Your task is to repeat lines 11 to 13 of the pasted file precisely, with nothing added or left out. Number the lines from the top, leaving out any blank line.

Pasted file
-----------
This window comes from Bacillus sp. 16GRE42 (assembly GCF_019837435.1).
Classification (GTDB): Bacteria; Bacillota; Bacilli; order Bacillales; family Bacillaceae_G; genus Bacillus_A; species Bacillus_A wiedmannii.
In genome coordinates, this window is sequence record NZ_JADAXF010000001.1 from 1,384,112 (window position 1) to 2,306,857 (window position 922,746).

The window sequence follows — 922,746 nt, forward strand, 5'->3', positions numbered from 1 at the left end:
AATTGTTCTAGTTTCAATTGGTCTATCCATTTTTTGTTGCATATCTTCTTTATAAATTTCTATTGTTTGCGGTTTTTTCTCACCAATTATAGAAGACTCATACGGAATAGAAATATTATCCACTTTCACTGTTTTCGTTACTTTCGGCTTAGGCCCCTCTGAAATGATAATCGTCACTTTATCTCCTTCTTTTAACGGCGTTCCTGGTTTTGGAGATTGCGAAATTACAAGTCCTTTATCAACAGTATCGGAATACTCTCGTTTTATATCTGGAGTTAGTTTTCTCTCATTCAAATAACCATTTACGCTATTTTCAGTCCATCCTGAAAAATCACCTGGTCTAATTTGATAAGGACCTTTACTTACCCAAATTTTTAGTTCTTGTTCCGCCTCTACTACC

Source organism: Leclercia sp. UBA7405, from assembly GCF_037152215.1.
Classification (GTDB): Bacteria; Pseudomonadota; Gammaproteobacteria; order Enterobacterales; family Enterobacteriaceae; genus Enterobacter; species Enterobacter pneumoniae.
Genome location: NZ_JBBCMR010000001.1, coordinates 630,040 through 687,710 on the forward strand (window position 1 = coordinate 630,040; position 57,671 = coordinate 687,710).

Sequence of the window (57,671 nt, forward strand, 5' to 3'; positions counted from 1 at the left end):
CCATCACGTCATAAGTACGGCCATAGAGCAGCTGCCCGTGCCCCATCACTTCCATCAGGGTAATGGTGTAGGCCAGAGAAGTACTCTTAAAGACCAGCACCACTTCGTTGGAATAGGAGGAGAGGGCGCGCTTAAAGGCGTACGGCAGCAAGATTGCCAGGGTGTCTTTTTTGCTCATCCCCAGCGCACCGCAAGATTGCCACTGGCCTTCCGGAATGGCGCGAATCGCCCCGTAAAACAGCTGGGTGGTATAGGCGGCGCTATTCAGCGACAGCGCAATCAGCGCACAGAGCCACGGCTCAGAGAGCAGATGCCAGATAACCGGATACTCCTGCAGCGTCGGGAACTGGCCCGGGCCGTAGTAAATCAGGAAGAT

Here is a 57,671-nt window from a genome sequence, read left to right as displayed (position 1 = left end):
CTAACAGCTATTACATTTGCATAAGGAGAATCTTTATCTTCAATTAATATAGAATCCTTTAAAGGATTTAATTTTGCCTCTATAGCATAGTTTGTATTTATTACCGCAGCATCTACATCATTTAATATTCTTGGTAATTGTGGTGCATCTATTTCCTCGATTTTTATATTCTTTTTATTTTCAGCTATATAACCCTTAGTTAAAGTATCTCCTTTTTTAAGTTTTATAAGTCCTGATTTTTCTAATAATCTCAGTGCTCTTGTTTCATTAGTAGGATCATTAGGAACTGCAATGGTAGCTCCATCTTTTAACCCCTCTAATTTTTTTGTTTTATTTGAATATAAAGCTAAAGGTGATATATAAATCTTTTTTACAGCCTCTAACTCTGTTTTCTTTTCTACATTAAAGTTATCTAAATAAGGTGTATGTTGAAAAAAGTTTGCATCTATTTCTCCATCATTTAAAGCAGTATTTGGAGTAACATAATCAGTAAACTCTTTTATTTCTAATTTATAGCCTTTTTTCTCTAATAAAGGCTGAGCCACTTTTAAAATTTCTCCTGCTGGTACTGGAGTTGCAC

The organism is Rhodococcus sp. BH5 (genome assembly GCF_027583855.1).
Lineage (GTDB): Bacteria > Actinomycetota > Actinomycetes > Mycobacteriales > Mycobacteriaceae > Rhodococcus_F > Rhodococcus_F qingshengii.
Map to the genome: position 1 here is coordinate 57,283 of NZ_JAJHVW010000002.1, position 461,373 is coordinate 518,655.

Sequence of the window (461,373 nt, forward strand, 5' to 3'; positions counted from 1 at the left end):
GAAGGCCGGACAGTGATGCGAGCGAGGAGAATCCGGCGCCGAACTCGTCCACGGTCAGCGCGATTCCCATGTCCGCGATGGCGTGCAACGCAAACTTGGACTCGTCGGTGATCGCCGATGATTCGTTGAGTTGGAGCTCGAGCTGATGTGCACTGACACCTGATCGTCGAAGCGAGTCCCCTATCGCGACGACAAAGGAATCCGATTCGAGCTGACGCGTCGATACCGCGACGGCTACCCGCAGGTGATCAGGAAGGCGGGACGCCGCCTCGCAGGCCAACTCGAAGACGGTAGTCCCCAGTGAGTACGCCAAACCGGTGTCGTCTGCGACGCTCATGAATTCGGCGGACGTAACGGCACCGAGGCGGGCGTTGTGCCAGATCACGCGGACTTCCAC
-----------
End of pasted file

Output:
Here is a 57,671-nt window from a genome sequence, read left to right as displayed (position 1 = left end):
CTAACAGCTATTACATTTGCATAAGGAGAATCTTTATCTTCAATTAATATAGAATCCTTTAAAGGATTTAATTTTGCCTCTATAGCATAGTTTGTATTTATTACCGCAGCATCTACATCATTTAATATTCTTGGTAATTGTGGTGCATCTATTTCCTCGATTTTTATATTCTTTTTATTTTCAGCTATATAACCCTTAGTTAAAGTATCTCCTTTTTTAAGTTTTATAAGTCCTGATTTTTCTAATAATCTCAGTGCTCTTGTTTCATTAGTAGGATCATTAGGAACTGCAATGGTAGCTCCATCTTTTAACCCCTCTAATTTTTTTGTTTTATTTGAATATAAAGCTAAAGGTGATATATAAATCTTTTTTACAGCCTCTAACTCTGTTTTCTTTTCTACATTAAAGTTATCTAAATAAGGTGTATGTTGAAAAAAGTTTGCATCTATTTCTCCATCATTTAAAGCAGTATTTGGAGTAACATAATCAGTAAACTCTTTTATTTCTAATTTATAGCCTTTTTTCTCTAATAAAGGCTGAGCCACTTTTAAAATTTCTCCTGCTGGTACTGGAGTTGCAC

The organism is Rhodococcus sp. BH5 (genome assembly GCF_027583855.1).